By Romain Galiby, Institute for Cultural Diplomacy. On Tuesday, April 23, 2013, France followed 13 other countries including Canada, Denmark, Sweden and most recently Uruguay and New Zealand in letting gay and lesbian couples tie the knot. In the United States, Washington D.C. and nine states have already legalized same-sex marriage.
The bill, which also legalizes adoption by same-sex couples, was passed by a majority of 321 to 255 votes in the French parliament. François Hollande’s “marriage for all” law is the biggest social reform in France since his left-wing mentor and predecessor, Francois Mitterrand. abolished the death penalty in 1981 – a move which also split the nation.
“Many French people will be proud this job is done,” Justice Minister Christiane Taubira told parliament. “Those protesting today will find themselves moved by the joy of the newly-weds.”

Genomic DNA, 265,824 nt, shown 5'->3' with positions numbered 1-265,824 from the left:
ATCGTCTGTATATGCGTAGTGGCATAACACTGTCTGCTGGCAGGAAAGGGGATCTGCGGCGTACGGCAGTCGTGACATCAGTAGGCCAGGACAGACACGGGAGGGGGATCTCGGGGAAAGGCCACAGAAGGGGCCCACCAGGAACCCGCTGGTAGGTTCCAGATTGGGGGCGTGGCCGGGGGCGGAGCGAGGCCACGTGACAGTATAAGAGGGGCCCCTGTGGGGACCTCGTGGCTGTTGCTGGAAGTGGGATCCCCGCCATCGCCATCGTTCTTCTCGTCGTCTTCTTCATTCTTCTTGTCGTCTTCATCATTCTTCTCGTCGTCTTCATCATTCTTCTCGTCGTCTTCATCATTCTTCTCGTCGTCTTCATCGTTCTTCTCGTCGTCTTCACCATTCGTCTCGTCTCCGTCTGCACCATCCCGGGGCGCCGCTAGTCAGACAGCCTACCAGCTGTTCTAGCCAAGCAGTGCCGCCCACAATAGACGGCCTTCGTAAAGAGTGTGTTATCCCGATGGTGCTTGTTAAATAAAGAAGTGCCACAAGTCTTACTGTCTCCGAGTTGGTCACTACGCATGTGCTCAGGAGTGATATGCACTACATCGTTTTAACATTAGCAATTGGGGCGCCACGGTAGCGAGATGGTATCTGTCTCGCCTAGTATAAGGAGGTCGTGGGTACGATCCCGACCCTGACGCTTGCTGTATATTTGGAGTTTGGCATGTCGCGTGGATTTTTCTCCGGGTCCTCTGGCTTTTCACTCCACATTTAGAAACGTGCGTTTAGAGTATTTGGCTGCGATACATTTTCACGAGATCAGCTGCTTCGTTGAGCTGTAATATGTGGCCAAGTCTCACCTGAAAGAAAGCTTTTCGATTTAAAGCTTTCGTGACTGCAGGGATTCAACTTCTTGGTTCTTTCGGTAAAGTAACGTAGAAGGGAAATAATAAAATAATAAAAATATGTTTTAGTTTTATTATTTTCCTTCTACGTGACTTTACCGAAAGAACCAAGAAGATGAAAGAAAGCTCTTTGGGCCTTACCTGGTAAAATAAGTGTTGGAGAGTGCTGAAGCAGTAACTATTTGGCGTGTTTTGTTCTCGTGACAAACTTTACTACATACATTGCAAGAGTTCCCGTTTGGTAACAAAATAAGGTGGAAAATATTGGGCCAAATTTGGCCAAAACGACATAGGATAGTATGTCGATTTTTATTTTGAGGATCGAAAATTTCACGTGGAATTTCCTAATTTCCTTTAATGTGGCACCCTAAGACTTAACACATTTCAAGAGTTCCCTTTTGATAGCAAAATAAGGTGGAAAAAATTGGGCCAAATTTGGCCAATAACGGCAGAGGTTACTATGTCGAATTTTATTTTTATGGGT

The decision follows a divisive public debate with some of the biggest protests seen in France in recent years.The leader of the “anti” movement, “Frigide Barjot”, has said that the protests will continue, and the conservatives have vowed to appeal to the Constitutional Council to have the law struck down.
One of the most famous opponents, Henri Guaino, who strongly fought against “same -sex marriage” during the last 6 months, voted in favor of the new legislation. Others UMP congressman who joined include: Alain Christian, Marianne Dubois and Luc Chatel.